“There are so many mentoring resources at the UW and I’m so appreciative of those opportunities and mentors,” Liao says. “So I decided to work with my friends in China to create a mentorship program there that connects women college students with women professionals.”

The program, Forward with Her, is based on similar programs in the US, but not all aspects translate seamlessly.  The concept of mentorship is not as common in China, which made recruitment of professional women in STEM more challenging. “People asked why mentors would volunteer their time,” Liao recalls of the program’s early days. “We had to find a way to introduce the concept and contextualize it so that people would want to join.”

Simona Liao with her mother
Simona Liao with her mother, Xiuying, a professor of material science and engineering in Beijing. Photo by Sizhu Wu.

Fortunately, Liao's mother agreed to serve as a mentor and recruited other women in STEM to participate. A friend’s mother, an aerospace engineer, also signed on. As the program gained credibility and the concept of a mutual-support community centering women's experiences and knowledge was accepted, more women became mentors. Since the program launched in 2020, more than 100 mentors have helped more than 400 mentees.

Liao is also making a difference closer to campus as a volunteer with the Society for Women Engineers (SWE at UW), a UW registered student organization (RSO). First she led coding workshops for middle school students at underfunded Puget Sound schools, then led a mentorship program that pairs female and nonbinary high school students with SWE mentors. Next, she became SWE’s vice president of community outreach. This year she is president of the organization. She also has served as president of Minorities In Tech, an RSO in the Allen School.  

Computer Research with a GWSS Perspective

In addition to her many leadership roles, Liao has found time to participate in research. As part of the Social Futures Lab in the Allen School, she focuses on sexual harassment in the gaming industry — specifically harassment experienced by women playing virtual reality games. “I’m looking at how games are designed, what’s been done to protect their users, and how we can change the design to make it more empowering,” she says.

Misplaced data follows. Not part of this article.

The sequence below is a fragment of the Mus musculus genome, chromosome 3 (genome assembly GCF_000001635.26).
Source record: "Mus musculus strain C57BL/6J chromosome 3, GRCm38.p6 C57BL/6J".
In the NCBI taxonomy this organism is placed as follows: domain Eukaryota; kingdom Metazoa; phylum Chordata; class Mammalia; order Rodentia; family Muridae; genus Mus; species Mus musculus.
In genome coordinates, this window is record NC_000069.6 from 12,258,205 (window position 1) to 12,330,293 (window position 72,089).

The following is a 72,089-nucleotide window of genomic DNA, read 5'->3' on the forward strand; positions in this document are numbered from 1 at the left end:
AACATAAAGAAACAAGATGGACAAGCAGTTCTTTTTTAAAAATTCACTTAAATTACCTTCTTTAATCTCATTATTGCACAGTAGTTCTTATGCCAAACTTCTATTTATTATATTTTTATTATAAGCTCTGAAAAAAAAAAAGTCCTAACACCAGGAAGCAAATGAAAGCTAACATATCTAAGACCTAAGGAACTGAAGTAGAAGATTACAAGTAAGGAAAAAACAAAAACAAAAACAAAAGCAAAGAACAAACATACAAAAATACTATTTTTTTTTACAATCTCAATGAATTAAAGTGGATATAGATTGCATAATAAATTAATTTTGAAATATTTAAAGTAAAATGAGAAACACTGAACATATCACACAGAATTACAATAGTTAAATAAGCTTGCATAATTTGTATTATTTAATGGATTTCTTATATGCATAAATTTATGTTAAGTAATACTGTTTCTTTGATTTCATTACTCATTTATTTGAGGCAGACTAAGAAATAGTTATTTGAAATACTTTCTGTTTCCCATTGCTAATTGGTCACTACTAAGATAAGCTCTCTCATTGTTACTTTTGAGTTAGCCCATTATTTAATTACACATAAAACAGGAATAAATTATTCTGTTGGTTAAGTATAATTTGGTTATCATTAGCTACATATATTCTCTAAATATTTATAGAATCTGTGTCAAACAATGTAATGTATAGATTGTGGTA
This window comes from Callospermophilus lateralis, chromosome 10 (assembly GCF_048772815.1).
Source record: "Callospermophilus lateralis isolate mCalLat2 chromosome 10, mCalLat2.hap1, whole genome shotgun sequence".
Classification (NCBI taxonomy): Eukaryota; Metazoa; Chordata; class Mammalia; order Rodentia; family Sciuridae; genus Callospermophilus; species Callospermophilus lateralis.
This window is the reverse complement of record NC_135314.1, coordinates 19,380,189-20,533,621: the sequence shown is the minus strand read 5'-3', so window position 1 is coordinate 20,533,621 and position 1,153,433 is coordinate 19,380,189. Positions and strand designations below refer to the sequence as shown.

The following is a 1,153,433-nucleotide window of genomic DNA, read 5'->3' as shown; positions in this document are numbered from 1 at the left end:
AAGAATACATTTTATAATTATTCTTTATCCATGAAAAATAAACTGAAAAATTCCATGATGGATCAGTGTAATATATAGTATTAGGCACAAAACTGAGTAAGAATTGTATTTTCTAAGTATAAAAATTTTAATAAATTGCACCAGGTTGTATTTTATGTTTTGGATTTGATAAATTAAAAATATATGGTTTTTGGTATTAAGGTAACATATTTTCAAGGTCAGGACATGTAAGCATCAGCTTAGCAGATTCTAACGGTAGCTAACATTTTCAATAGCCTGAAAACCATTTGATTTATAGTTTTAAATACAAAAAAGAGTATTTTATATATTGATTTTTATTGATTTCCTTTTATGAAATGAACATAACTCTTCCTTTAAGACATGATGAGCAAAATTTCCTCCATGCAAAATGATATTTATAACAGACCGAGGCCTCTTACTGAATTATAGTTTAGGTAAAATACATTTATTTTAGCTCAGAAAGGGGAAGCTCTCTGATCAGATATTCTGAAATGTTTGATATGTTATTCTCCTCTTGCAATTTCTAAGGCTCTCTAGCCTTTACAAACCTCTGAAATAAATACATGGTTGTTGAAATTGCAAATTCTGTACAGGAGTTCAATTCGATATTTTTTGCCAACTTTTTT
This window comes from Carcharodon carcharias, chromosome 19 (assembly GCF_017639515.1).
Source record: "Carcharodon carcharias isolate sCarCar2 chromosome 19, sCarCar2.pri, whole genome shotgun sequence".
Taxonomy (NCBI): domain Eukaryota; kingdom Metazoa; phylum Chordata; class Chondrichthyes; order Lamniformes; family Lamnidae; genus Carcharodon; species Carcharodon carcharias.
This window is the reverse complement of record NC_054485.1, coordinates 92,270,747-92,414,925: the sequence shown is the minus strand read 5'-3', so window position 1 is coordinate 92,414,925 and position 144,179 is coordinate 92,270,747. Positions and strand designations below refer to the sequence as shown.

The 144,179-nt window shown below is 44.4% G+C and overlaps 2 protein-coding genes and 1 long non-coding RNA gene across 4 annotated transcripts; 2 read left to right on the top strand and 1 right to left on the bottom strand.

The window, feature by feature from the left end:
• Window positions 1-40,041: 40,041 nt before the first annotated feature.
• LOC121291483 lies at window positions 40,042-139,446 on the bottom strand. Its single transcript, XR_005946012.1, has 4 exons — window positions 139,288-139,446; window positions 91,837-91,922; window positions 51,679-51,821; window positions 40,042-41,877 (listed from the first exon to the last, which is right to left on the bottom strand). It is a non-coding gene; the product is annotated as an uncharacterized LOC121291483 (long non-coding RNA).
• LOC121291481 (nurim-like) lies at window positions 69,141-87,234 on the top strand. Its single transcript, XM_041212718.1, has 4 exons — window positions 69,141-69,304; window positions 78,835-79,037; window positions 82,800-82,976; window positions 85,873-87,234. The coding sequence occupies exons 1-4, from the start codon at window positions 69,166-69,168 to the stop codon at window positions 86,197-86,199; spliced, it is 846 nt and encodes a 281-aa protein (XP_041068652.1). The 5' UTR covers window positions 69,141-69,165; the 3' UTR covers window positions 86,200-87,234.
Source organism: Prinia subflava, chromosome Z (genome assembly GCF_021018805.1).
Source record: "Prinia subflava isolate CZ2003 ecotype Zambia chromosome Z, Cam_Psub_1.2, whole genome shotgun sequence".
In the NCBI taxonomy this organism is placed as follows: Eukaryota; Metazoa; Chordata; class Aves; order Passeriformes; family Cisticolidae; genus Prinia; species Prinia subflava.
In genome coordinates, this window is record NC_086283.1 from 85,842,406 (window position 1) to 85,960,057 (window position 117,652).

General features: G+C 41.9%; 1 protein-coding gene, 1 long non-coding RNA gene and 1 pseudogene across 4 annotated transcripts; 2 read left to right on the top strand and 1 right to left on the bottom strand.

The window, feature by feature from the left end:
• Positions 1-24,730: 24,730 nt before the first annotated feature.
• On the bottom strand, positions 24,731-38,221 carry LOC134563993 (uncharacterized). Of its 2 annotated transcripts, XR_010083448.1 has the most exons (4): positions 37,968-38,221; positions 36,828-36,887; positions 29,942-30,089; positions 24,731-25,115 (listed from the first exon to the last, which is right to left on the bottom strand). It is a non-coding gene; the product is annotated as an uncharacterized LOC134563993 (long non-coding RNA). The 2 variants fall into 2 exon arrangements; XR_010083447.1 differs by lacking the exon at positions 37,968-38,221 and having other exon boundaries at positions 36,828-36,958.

Liao’s GWSS background has influenced her approach. “Often in traditional science research, the goal is to be objective,” she says. “But it’s hard for humans to be 100 percent objective. From GWSS, I learned that in research you need to recognize your positionality — to embrace it, reflect on it, and recognize how it can impact the research results. My opinion is that all technologies are designed for humans, so what we can learn from our emotions and our bodies is important.”

Simona Liao in a UW computer classroom
“There are so many mentoring resources at the UW and I’m so appreciative of those opportunities and mentors,” Liao says. Photo by Juan Rodriguez.

After Liao graduates this fall with a BA in GWSS and a BS in computer science, she will continue at the Allen School for another year through its combined BS/MS program. But that doesn’t mean she’s done with GWSS.

“I plan to continue taking classes in GWSS,” she says. “I’ve even thought about doing a PhD in GWSS because I do have the passion for it. I’m pursuing computer science right now, but you never know.”

That passion was evident during Liao’s software engineering internship at Microsoft this summer. While participating in a speech club for employees, she had the opportunity to speak to her colleagues on a topic of her choosing. She chose to talk about GWSS.

“I used that opportunity to introduce my GWSS major and talk about data feminism — a good example of the intersection between tech and feminism,” she says. “I may be in tech, but I’m still going to keep talking about GWSS.”